Controlled traffic controls cost for Cairns grower

The Queensland sugarcane industry has a rich history of innovation with growers quickly adopting new practices or technologies which offer the potential to bring down costs, improve productivity and protect the environment.

Controlled Traffic Farming (CTF) is just one example of a farming practice that is growing in popularity.

CTF is a farming system that involves matching row widths to all farm machinery wheel or track spacings. This allows for separate traffic and crop zones which means less compaction of the soil around the crop.  

The farming system has been said to reduce time and cost inputs because farming operations are more efficient. However, variations between different soil types, crop classes and cane varieties have meant this has been difficult to determine in local conditions.  

Using mill data from the 2018 season, a recent case study collaboration between MSF Sugar and CANEGROWERS Cairns Region has found that the farming method can maintain a grower’s tonnage while reducing their cost inputs.

The case study compared the productivity outcomes (tonnage, time and cost savings) of a Cairns Region grower who had recently adopted the farming system to the grower’s zone average within the region.

“The grower had recently transitioned to Controlled Traffic and was keen to see how their farming operation compared to their local region,” said MSF Sugar’s Senior Agronomist, Michael Porta.

“We compared their productivity outcomes across the main soil types, cane varieties and crop classes in their productivity zone.

“Across the varied range of crop class, variety and soil types, the case study showed that Controlled Traffic Farming maintained the grower’s tonnage while reducing their input costs.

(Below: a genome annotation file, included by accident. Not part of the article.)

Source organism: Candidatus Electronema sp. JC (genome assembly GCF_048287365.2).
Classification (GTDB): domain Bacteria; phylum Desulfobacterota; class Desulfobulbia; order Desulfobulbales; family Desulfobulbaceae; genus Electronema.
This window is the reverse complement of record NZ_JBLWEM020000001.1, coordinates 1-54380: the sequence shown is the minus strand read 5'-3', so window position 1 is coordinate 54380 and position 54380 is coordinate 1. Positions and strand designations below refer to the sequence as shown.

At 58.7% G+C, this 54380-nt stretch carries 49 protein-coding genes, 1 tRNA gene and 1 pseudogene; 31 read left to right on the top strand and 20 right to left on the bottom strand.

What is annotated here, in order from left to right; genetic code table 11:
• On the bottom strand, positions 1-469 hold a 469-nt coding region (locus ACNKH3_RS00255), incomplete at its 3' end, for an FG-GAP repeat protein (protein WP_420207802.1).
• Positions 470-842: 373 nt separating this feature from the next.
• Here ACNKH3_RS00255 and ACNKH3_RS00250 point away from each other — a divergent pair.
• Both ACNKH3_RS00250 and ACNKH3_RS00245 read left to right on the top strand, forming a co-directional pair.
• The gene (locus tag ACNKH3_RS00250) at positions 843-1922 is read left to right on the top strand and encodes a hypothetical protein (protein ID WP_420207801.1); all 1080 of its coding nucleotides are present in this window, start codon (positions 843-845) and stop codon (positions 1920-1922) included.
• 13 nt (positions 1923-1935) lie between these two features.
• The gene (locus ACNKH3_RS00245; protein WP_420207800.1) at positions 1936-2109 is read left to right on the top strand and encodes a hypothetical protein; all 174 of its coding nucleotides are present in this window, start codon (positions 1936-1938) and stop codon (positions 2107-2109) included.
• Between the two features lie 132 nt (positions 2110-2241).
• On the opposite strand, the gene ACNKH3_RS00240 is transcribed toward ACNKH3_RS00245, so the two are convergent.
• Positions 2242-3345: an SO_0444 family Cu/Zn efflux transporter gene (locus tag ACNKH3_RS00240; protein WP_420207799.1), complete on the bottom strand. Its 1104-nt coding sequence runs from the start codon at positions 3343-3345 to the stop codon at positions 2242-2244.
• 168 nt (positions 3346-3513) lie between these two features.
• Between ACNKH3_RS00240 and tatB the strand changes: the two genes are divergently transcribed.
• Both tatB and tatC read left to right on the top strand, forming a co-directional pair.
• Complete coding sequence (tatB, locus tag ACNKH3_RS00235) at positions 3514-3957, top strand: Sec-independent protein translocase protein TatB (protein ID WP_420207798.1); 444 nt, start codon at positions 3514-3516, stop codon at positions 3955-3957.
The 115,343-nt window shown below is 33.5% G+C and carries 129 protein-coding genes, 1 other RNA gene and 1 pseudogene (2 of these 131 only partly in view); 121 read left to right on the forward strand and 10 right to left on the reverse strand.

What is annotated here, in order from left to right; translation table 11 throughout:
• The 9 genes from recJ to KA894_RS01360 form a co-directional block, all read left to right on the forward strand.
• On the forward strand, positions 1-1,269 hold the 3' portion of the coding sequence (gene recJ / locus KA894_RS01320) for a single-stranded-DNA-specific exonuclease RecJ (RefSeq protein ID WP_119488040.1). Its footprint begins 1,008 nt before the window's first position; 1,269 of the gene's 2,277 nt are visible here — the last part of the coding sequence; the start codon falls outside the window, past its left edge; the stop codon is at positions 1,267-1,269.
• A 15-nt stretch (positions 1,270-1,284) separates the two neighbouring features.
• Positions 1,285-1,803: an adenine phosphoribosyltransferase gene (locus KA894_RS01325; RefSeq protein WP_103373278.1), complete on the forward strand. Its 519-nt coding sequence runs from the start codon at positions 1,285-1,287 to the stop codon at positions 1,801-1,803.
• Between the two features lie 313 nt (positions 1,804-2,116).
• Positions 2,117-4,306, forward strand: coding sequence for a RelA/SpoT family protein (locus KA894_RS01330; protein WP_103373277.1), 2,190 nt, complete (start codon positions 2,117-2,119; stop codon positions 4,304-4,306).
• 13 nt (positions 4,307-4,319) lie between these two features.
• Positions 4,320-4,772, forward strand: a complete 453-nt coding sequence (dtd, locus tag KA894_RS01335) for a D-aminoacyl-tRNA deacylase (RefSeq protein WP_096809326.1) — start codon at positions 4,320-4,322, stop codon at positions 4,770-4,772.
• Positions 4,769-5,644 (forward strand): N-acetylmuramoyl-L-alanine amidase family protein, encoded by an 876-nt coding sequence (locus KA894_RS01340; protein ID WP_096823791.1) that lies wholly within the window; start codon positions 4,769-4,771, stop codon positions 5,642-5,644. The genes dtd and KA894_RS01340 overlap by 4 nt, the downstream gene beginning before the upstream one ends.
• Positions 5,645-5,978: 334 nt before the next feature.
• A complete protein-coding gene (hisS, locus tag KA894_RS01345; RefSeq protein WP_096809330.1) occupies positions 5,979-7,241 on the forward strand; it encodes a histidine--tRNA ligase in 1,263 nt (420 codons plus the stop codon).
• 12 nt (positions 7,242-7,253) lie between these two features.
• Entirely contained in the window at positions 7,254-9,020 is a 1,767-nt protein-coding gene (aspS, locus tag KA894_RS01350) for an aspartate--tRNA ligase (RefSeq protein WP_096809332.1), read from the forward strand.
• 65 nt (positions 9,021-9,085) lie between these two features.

“This lines up with research results which stimulated interest in and adoption of this farming system. Further proof of success with CTF is that many growers are well into their second crop cycle are able to expand their production area with the same machinery resources and staff.”     

While the grower is still in the early days of using the farming system, the initial results look promising. They’re projected to experience 340 days of time efficiency gains and a total cost saving of almost $180,000 across their whole farming operation following the completion of a full crop cycle (plant to fifth ratoon).

“We are expecting the grower will experience an equal or greater yield to the zone average while applying fewer cost inputs throughout the season,” said Mr Porta.

While the case study was conducted in the Cairns Region, Mr Porta thinks the results could be generalised to many growers.  

“We know that every farm is different - but given a breakdown by common soil types, crop classes and cane varieties, the pattern of results is likely to hold up for many growers in the region,” he said.

The document has been made publicly available and is free to download here.

If you’re interested in seeing how your farm compares to the zone average, or how you could benefit from moving to Controlled Traffic Farming, you can speak to staff at MSF Sugar on 4043 3356.

The case study document was created by Project Cane Changer in collaboration with CANEGROWERS Cairns Region and MSF Sugar. The Cane Changer project is funded by the partnership between the Australian
Government’s Reef Trust and the Great Barrier Reef Foundation.